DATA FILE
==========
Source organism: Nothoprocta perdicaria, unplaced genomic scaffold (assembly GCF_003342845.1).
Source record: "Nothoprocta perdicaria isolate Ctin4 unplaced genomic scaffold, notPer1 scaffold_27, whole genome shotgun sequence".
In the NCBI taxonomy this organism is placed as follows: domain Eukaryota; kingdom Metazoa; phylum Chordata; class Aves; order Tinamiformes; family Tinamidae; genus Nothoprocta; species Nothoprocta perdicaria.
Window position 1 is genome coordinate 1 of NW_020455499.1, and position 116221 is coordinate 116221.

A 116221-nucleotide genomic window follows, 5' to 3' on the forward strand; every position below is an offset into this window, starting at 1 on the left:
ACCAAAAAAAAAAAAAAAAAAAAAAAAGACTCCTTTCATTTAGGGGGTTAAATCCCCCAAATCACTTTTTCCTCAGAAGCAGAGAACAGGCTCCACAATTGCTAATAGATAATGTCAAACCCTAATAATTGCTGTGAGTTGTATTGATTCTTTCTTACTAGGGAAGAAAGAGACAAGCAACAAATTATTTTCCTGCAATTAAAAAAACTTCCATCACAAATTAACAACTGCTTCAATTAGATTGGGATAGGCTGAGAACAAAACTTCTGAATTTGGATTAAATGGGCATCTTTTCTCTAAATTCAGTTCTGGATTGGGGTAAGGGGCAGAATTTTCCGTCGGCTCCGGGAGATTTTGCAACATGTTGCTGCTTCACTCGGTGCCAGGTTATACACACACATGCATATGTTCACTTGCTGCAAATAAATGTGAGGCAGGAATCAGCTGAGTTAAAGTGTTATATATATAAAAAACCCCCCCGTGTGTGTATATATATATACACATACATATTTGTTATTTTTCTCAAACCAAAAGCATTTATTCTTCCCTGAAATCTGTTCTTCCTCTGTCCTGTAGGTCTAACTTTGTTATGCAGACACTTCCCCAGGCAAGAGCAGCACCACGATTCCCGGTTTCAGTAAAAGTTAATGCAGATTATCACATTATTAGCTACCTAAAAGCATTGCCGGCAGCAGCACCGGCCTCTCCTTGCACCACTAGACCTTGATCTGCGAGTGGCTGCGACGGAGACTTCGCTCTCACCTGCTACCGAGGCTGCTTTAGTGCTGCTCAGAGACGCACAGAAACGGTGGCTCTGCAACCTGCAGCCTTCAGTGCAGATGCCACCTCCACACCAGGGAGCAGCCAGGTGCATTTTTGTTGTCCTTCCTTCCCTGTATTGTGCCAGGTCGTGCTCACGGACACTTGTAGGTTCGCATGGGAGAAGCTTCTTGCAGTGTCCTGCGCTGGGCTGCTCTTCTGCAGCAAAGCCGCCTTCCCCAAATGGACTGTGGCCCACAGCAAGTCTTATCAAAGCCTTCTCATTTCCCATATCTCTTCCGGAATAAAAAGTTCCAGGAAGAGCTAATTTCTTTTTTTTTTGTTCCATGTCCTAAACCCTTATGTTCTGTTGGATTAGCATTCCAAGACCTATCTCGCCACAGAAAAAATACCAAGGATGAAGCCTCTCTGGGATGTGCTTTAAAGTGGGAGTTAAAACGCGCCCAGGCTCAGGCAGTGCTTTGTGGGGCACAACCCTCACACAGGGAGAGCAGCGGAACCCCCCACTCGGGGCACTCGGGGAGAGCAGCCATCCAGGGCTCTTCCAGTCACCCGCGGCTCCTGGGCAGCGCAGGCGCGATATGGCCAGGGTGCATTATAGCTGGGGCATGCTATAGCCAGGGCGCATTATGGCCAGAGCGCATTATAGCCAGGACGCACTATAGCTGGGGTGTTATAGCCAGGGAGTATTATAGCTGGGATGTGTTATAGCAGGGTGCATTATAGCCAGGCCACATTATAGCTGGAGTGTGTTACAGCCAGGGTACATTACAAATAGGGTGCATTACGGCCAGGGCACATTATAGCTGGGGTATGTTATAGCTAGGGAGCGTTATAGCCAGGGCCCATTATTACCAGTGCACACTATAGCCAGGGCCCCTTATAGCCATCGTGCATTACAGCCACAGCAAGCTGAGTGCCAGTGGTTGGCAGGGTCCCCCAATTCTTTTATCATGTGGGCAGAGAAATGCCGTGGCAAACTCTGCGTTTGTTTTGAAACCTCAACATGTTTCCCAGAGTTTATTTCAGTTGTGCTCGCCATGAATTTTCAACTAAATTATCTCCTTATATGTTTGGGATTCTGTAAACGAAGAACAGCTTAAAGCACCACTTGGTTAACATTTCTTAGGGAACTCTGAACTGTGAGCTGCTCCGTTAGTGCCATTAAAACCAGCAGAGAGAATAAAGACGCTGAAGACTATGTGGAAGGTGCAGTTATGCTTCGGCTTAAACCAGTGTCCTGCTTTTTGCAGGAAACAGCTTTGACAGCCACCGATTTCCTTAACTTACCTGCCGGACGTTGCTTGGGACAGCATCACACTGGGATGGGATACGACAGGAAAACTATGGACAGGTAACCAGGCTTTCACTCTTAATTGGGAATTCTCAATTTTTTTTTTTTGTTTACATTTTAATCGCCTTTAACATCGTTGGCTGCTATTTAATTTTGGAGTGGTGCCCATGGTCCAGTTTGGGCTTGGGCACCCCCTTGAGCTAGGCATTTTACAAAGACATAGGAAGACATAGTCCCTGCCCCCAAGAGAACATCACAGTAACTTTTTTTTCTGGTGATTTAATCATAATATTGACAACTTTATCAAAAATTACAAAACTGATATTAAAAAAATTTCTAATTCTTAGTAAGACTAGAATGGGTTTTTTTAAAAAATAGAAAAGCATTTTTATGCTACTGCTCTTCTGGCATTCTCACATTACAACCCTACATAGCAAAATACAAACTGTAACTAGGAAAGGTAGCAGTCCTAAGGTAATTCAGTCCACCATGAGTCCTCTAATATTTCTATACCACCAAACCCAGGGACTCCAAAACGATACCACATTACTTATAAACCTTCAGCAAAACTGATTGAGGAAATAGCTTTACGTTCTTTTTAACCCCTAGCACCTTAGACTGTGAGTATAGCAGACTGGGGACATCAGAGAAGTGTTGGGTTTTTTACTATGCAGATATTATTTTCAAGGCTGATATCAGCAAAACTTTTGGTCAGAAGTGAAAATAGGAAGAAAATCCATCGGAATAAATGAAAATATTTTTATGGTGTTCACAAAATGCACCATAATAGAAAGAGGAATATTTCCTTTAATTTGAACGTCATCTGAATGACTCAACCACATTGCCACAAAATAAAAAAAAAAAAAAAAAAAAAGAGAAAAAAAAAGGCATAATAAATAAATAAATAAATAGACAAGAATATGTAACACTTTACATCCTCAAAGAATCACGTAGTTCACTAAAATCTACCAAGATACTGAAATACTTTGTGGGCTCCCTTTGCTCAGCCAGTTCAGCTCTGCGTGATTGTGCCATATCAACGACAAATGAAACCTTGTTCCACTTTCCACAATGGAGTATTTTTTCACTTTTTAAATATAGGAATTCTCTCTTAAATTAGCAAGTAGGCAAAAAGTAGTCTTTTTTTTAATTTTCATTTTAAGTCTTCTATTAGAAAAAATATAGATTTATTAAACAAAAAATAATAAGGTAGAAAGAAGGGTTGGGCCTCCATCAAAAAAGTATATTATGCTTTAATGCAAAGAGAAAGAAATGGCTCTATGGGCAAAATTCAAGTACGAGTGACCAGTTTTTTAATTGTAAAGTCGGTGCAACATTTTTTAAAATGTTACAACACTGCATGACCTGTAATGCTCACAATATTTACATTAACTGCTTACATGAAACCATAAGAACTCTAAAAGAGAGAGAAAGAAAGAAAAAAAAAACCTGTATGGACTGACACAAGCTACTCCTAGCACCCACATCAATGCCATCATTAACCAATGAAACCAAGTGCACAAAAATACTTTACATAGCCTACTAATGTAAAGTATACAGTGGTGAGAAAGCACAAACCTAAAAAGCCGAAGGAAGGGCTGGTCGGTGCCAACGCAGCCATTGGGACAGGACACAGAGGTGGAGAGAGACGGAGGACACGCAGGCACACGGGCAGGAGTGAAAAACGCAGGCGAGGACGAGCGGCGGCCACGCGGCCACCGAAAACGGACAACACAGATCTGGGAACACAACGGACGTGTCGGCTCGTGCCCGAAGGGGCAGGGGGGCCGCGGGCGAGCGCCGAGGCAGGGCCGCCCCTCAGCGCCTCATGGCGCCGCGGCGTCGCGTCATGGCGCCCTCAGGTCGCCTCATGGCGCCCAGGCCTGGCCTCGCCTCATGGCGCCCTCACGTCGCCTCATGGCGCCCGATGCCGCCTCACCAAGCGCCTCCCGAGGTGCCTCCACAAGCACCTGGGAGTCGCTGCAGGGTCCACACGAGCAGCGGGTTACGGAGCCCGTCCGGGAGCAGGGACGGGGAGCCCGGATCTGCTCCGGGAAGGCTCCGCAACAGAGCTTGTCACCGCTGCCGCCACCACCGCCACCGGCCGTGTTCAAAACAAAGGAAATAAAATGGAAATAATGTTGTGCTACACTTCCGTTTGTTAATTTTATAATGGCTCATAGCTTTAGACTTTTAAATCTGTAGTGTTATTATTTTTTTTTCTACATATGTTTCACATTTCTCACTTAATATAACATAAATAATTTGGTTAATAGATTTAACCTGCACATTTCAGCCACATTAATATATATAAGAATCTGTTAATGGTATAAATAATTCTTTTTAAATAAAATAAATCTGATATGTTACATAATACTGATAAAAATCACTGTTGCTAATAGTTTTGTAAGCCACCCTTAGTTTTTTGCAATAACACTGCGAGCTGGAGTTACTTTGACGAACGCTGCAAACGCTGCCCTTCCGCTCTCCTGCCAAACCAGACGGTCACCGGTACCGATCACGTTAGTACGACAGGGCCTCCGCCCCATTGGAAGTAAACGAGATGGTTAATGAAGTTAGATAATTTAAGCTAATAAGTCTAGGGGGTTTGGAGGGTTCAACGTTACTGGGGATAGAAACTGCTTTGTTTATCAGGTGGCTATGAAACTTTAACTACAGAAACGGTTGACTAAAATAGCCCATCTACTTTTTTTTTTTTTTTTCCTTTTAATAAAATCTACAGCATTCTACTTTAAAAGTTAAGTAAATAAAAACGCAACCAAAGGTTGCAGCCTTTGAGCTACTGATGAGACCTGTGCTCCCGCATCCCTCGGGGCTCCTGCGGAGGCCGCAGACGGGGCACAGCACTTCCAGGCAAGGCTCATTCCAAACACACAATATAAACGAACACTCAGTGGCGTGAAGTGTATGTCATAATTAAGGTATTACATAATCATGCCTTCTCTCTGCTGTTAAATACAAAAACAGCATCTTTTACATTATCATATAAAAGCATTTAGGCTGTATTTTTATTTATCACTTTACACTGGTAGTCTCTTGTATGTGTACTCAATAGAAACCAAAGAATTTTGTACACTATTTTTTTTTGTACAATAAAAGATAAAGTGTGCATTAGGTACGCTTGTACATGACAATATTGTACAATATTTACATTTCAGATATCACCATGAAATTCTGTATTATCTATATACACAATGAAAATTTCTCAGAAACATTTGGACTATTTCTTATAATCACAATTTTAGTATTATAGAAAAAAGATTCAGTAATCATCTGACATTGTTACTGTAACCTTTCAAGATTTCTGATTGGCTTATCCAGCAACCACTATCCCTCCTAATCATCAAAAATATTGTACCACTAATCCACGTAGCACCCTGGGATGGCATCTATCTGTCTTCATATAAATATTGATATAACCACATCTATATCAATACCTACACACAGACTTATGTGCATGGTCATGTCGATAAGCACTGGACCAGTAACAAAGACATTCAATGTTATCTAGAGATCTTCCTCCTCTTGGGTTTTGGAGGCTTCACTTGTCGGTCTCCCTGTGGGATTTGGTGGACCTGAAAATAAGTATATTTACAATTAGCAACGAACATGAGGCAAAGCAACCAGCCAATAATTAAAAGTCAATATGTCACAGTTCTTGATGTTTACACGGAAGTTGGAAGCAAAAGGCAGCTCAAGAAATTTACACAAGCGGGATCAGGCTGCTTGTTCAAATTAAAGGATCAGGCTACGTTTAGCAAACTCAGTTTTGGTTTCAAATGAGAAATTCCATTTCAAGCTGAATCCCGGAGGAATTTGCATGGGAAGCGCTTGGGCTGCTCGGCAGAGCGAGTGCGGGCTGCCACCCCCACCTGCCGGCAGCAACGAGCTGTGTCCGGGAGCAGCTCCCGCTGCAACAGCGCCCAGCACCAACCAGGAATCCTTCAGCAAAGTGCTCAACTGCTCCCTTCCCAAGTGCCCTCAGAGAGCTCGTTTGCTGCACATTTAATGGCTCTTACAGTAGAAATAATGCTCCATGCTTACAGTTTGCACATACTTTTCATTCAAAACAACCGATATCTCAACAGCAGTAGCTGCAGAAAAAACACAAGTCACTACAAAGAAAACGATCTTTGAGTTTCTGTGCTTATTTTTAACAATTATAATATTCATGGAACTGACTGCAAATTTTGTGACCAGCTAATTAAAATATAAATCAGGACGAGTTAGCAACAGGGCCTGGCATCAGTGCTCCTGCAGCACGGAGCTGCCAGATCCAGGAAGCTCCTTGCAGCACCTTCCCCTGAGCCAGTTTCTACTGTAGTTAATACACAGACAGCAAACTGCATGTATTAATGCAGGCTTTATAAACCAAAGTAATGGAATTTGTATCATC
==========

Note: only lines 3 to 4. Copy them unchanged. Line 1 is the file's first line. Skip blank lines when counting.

In the NCBI taxonomy this organism is placed as follows: domain Eukaryota; kingdom Metazoa; phylum Chordata; class Aves; order Tinamiformes; family Tinamidae; genus Nothoprocta; species Nothoprocta perdicaria.
Window position 1 is genome coordinate 1 of NW_020455499.1, and position 116221 is coordinate 116221.